(Nearly a decade later, Guillard’s shit-talking abilities and penchant for poor hairstyle choices remain among the best in all of MMA. Never change, Melvin. Never change.)
I remember the first time I saw a Melvin Guillard fight. I was watching one of those Ultimate Knockouts compilations — you know, the ones hosted by Kerri Kasem (mmm…) that aired on Spike every now and again — and one of the featured fights was Guillard vs. Rick Davis at UFC 60: Hughes vs. Gracie. It was Guillard’s third fight in the UFC following his stint on The Ultimate Fighter 2 in 2005, although at just 21 years of age, Guillard had already built up a wealth of fight experience unmatched by some of the most tested veterans of the game, his older opponent included. It was also the most violent knockout I had ever witnessed at the time, a Laprise vs. Johnson-esque, “Did he died?” moment if there ever was one, made all the more horrifying by my misunderstanding that the “Thong Song” dude was responsible for it.
Some eight years, ten wins, and a UFC record eight TKO’s later, Guillard remains a terror for any poor soul unfortunate enough to draw him for their promotional debut. The problem is, as Guillard’s level of competition gradually rose, his win percentage began to steadily decline. After stringing together a five fight winning streak between 2010-11 (the longest of his UFC career), Guillard would be quickly submitted by Joe Lauzon and Jim Miller, knocked out by Donald Cerrone, and upended by Jamie Varner and Michael Johnson in a pair of lackluster decisions, only scoring wins over Fabricio Camoes and the now-retired Mac Danzig in between.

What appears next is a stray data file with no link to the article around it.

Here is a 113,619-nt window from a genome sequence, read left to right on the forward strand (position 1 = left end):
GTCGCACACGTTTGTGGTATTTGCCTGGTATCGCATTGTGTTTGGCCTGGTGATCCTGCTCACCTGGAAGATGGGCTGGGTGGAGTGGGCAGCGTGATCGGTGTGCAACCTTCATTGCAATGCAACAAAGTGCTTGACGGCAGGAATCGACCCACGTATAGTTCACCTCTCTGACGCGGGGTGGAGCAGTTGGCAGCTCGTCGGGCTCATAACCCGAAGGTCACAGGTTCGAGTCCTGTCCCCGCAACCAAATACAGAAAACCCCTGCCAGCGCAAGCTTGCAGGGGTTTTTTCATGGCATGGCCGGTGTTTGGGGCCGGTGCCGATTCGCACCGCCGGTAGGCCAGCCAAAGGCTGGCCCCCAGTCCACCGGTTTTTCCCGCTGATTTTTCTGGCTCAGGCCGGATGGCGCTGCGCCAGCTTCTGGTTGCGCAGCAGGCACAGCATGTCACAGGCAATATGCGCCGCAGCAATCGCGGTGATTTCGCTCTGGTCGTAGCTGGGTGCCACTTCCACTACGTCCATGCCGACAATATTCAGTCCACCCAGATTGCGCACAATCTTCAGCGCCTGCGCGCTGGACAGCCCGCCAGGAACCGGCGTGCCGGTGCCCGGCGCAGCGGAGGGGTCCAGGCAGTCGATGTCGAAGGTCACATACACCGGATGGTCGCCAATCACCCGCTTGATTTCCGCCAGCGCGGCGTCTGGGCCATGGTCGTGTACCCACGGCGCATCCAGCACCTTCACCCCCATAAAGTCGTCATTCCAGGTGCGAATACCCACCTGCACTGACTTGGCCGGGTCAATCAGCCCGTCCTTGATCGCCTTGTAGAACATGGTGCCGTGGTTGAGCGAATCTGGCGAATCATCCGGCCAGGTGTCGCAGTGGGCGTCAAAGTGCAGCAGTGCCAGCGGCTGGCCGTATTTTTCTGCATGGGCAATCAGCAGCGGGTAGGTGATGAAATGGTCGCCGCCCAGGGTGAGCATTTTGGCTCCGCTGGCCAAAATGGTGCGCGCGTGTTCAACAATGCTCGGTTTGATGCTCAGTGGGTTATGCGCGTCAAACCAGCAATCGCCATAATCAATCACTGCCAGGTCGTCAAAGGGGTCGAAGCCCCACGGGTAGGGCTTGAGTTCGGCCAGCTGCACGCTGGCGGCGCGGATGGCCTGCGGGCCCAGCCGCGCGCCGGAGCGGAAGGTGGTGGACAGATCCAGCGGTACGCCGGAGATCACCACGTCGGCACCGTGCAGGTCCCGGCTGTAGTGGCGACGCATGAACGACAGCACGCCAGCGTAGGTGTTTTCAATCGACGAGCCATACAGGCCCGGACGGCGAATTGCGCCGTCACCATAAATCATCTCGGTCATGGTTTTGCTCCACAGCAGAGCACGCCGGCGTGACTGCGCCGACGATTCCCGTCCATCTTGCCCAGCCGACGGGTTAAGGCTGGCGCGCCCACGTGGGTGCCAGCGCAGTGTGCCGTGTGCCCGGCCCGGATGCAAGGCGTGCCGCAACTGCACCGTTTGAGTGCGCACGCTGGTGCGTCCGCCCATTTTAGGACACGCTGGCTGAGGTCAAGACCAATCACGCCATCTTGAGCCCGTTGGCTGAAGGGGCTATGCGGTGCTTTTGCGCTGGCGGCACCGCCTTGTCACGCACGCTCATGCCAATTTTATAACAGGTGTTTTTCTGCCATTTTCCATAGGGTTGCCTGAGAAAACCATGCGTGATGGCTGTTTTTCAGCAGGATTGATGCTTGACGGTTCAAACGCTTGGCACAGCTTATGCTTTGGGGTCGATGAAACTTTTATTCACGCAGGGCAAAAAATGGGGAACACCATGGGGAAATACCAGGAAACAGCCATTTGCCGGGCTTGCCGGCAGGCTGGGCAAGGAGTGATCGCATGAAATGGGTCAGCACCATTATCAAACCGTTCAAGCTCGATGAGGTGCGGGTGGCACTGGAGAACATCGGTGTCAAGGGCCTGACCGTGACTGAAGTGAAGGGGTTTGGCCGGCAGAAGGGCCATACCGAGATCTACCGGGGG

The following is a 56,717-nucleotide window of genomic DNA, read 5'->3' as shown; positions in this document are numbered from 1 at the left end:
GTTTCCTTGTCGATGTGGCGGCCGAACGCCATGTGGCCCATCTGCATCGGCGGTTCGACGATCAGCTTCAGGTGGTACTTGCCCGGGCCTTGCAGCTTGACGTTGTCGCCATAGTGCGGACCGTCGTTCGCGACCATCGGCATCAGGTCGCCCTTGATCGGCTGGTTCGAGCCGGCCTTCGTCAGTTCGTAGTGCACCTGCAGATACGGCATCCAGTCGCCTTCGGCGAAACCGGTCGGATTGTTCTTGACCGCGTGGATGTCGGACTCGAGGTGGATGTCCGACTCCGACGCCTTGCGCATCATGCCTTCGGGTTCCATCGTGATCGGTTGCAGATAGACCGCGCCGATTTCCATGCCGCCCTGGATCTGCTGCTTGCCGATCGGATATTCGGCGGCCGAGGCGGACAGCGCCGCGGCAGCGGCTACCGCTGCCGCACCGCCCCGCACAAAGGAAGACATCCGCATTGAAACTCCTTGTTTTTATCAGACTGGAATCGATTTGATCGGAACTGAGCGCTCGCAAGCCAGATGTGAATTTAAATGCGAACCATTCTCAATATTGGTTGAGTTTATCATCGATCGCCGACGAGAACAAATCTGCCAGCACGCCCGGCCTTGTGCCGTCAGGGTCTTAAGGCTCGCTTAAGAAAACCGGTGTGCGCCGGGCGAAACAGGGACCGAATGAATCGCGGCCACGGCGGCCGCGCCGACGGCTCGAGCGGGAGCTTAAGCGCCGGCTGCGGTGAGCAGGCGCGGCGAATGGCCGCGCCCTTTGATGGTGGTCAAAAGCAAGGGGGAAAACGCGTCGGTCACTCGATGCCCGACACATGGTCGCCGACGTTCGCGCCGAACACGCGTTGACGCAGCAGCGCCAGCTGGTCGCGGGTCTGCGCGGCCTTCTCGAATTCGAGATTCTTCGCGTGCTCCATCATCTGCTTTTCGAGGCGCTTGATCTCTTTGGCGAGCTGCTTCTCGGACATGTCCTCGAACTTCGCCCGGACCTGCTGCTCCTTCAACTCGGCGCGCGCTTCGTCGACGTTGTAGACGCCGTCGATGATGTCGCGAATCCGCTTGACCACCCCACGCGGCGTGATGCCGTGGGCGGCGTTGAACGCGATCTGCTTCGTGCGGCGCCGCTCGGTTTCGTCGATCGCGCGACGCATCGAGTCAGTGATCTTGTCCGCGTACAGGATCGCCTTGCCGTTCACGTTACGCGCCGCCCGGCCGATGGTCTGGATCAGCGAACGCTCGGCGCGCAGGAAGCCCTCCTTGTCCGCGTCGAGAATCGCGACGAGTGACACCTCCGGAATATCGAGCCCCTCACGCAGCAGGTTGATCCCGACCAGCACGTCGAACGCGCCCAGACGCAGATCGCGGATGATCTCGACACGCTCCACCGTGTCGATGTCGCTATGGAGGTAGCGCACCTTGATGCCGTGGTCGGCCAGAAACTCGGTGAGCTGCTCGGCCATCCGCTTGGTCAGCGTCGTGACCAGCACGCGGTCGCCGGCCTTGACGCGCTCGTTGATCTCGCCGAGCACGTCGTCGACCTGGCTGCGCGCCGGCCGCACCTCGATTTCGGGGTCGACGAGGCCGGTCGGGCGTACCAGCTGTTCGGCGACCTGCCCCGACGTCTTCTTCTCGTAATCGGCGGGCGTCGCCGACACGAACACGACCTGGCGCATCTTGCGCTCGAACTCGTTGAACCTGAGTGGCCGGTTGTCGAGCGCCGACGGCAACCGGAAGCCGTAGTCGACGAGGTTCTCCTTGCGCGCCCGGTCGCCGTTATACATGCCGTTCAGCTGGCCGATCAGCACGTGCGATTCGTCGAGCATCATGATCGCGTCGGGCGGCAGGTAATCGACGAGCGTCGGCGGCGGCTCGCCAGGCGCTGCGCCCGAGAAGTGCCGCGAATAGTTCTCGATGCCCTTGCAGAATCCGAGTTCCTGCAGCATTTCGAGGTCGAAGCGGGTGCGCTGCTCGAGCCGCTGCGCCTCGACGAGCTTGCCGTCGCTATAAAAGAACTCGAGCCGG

Dana White was especially critical of Guillard’s most recent performance against Johnson, telling reporters, “There’s no doubt Melvin ran the entire fight and was incredibly passive, the complete opposite of how he used to fight.” And today, MMAFighting passed along word that after nine years with the promotion, Guillard has been released by the UFC. His official octagon record stands at 12-9.
It’s been a long, arduous road for the oft troubled, always entertaining (save the Varner and Johnson fights) lightweight, one that has included the highs of headlining a UFC event (four, actually) and the lows of testing positive for cocaine after being quickly defeated in one of those headlining events. In many respects, Guillard was the lightweight version of Chris Leben: a hard-hitting, fearless TUF veteran (when it mattered) who turned to MMA not only out of natural ability, but to escape some personal demons of his own.
Regardless of how you feel about Guillard on a personal level, “The Young Assassin” deserves his due credit for being one of the UFC’s most battle-ready, not to mention memorable staples of the lightweight division. That he remained employed longer than 90% of his peers in a business as cutthroat as MMA, seeing countless alums from countless incarnations of the show that launched his career come and go in the process, truly speaks to his abilities as a fighter and an entertainer.
We’re confident that a brash, exciting fighter like Guillard will quickly be swooped up by either Bellator or WSOF, but on behalf of everyone at CagePotato, I’d like to personally thank Guillard for the years of sacrifice, bravado, and brutal, just absolutely terrifying knockouts he turned in while under the UFC banner. Here’s to you, Melvin.